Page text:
(NYSE"UAL) announced Tuesday, June 10, that from March next year it
will award miles to fliers based on the amount they spend on
tickets. Currently, the carrier awards miles to fliers based on the
distance they fly with it. This move by United follows similar
) and JetBlue (
) in the recent past. These carriers also shifted the award of free
miles to fliers from a model based on distance flown to a model
based on revenue contributed.
In our view, airlines are altering their mileage programs in
this way so as to better reward business class fliers who
contribute more revenue per seat than economy class fliers.
Currently, with the award of free miles based on distance flown,
business and economy class fliers are rewarded with equal miles.
But, with the change of mileage award to a model based on amount
spent on ticket purchases, business class fliers will see more free
miles coming their way than economy class fliers. For United, this
change will likely help it retain its business class fliers, as
they will now have a very similar reward plan in place as Delta's
business class fliers. Delta announced its shift to revenue-based
award of miles earlier in the year. Business class fliers are very
important to United as it is seeking to catch up with Delta and
American's higher passenger yields in the domestic U.S. market.
Passenger yield represents the amount collected from each passenger
for a seat per mile of flight and is driven by passenger fares. It
is an important parameter as it helps drive profitability. With the
new mileage plan in place, United will likely be able to retain its
business class fliers who in turn will help push up the carrier's
passenger yields and profitability.
We currently have a stock price estimate of $46.86 for
United, marginally below its current market price.
See our complete analysis of United here
This Change In Mileage Award Plan Will Help Reinforce
Loyalty From United's Premium Class Fliers
Under the new mileage program, United's fliers depending on
their elite status will earn between 5 and 11 miles for each dollar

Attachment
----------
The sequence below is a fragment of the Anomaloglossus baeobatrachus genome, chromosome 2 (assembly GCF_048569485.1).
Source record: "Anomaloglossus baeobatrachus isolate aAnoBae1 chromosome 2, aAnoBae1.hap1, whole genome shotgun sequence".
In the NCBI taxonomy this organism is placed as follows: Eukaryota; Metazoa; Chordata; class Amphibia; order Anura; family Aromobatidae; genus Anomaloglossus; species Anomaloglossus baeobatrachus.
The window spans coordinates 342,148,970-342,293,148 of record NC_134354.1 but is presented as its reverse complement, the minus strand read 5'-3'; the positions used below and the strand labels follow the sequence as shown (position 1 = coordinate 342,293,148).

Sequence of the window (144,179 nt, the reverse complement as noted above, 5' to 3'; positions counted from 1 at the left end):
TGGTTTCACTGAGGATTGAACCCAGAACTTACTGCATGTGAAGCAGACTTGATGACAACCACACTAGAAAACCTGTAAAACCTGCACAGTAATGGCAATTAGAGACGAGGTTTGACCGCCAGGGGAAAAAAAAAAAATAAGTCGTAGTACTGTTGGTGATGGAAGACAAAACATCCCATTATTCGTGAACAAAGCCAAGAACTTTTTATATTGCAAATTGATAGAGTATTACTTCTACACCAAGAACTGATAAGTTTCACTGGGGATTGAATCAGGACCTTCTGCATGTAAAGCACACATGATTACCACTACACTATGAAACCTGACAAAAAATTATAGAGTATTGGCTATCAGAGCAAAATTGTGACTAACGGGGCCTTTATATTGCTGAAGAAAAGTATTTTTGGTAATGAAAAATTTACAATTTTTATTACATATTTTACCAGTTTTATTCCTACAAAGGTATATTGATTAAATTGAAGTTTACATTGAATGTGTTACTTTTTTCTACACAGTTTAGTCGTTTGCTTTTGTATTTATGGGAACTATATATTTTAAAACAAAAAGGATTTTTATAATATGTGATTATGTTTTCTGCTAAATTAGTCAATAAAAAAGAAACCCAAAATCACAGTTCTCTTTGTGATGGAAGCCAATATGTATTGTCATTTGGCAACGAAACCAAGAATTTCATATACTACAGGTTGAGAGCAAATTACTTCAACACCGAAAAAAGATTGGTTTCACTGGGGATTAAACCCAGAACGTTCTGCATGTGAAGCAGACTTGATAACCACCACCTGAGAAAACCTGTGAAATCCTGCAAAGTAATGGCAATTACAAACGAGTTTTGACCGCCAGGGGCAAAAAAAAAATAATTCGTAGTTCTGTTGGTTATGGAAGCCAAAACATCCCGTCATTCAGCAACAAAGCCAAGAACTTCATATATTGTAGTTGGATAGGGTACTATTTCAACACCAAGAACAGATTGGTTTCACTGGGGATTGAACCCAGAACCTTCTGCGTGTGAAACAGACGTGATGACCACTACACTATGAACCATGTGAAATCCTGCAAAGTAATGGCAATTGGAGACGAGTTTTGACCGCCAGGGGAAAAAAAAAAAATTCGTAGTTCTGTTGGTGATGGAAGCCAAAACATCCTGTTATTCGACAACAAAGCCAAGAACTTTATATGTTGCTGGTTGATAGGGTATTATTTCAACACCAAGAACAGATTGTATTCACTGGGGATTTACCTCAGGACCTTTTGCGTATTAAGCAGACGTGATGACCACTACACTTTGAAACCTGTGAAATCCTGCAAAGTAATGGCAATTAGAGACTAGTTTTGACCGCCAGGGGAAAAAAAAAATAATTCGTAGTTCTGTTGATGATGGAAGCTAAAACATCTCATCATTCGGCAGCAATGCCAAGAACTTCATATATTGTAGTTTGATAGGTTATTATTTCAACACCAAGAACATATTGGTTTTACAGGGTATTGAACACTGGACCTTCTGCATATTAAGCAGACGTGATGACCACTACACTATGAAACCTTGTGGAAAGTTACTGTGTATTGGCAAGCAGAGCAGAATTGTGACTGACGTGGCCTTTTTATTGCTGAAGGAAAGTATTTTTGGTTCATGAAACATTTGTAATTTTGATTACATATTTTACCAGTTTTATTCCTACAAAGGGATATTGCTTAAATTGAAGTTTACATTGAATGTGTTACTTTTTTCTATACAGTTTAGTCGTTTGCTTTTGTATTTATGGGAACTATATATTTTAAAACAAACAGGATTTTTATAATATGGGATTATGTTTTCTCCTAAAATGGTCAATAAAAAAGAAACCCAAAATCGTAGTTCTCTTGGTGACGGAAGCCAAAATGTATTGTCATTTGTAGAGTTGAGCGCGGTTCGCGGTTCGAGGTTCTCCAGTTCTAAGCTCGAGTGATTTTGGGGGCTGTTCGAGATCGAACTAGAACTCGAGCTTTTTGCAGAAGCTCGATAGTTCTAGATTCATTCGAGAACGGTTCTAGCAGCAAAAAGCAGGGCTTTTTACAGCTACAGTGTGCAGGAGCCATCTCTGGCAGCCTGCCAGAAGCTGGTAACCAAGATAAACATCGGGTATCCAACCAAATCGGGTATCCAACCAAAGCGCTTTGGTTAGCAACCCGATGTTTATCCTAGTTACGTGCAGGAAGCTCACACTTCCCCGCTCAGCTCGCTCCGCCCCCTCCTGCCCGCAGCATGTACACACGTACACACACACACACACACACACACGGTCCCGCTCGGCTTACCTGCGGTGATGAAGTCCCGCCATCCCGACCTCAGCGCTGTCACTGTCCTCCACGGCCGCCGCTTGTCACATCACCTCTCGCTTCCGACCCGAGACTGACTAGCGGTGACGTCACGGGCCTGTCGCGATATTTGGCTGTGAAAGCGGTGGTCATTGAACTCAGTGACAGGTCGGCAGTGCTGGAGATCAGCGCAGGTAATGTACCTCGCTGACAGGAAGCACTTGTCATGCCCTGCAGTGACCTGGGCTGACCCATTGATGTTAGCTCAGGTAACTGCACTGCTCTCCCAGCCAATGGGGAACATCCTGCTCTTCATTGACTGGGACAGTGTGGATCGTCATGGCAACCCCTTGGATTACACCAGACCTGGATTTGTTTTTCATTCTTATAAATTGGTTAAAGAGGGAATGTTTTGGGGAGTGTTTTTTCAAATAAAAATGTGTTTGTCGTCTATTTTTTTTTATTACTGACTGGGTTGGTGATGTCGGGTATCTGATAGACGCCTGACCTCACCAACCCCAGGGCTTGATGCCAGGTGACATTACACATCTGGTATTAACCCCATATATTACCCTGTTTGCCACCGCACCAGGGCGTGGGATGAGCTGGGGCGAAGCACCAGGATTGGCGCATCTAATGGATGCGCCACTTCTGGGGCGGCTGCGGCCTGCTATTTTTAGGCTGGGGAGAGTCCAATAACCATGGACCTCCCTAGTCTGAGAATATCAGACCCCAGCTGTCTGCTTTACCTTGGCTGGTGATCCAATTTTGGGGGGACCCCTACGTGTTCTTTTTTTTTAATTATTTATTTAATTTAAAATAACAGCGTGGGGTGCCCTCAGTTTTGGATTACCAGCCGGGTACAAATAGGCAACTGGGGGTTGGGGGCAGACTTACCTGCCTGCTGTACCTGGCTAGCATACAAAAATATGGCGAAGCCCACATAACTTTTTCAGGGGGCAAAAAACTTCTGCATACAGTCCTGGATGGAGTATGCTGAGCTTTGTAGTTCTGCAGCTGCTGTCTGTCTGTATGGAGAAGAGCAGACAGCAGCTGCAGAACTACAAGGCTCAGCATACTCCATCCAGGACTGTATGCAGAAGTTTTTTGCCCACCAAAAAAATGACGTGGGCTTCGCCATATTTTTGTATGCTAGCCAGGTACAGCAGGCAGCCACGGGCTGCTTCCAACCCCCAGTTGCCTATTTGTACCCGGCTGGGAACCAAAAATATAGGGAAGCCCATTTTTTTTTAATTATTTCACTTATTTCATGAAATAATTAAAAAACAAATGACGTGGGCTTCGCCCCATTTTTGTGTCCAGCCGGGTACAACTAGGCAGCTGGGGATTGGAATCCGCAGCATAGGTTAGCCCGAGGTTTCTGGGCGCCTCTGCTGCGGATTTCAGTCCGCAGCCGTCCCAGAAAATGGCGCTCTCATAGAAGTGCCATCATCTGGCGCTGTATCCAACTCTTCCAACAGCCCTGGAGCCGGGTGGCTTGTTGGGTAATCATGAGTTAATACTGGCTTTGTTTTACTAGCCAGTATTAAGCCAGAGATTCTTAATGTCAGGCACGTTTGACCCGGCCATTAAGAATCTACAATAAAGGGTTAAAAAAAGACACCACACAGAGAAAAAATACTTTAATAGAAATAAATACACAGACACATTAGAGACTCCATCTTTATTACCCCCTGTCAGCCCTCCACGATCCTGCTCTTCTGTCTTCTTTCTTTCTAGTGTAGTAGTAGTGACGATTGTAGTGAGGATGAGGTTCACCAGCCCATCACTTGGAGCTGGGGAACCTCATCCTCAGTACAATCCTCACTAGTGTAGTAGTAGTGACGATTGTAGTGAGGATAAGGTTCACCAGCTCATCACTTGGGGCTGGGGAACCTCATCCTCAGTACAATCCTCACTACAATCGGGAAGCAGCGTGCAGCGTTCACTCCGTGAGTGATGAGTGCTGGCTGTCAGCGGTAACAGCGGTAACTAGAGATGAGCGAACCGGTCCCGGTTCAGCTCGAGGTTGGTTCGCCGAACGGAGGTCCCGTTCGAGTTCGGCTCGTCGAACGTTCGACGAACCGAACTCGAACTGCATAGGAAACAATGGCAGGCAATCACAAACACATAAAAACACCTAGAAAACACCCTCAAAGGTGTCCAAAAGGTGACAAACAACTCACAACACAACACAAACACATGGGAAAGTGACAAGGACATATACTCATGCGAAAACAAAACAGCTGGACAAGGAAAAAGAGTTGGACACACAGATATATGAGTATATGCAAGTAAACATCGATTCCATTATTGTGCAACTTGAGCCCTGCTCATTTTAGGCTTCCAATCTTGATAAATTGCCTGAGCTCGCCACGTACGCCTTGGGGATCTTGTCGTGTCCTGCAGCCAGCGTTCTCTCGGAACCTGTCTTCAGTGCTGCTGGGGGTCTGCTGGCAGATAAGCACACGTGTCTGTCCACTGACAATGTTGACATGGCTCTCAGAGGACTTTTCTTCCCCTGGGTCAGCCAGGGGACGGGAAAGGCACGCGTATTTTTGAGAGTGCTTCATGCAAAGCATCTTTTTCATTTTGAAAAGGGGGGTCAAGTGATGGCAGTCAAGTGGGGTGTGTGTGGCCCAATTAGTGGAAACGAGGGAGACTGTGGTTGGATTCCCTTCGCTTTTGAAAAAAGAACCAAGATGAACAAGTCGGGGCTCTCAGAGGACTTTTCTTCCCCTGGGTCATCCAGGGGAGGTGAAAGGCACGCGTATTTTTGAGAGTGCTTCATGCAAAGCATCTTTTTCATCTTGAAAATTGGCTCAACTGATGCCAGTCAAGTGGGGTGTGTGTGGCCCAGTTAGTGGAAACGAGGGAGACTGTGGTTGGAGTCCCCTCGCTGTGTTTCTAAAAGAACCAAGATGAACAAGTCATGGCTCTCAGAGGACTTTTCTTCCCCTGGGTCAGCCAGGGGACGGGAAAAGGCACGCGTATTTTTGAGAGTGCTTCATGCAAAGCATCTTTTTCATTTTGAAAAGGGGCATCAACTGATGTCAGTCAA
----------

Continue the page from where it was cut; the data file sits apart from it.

spent on ticket purchases. This move by United will help it compete
more aggressively for business class fliers with Delta and a
resurgent American (
). Although American hasn't announced this change in its
mileage award program and still awards miles to fliers based on
distance flown, we figure that once the carrier is through with
integrating US Airways, which it acquired last December, it will
likely make such an announcement. Currently, the integration of
American and US Airways is expected to take over an year, so the
shift in American's mileage program to a revenue based model will
likely take some time.
Additionally, airlines' focus on increasing rewards for business
class fliers is driven by the fact that these fliers provide higher
margins. Higher margins are very important to network carriers such
as United as they face intense competition for budget fliers from
low-cost carriers such as Southwest and JetBlue. Thus, in order to
maintain their results, it is absolutely essential for network
carriers to retain their business class fliers.
This Change In Mileage Award Structure Will Hit Budget
This shift in mileage award program to a revenue based model
will however adversely impact budget fliers who scout for low
fares. These fliers will see fewer award miles coming their way
compared with the past. But, conceptually, we figure this change is
valid as airlines are right in awarding greater benefits to
customers who contribute more revenues.
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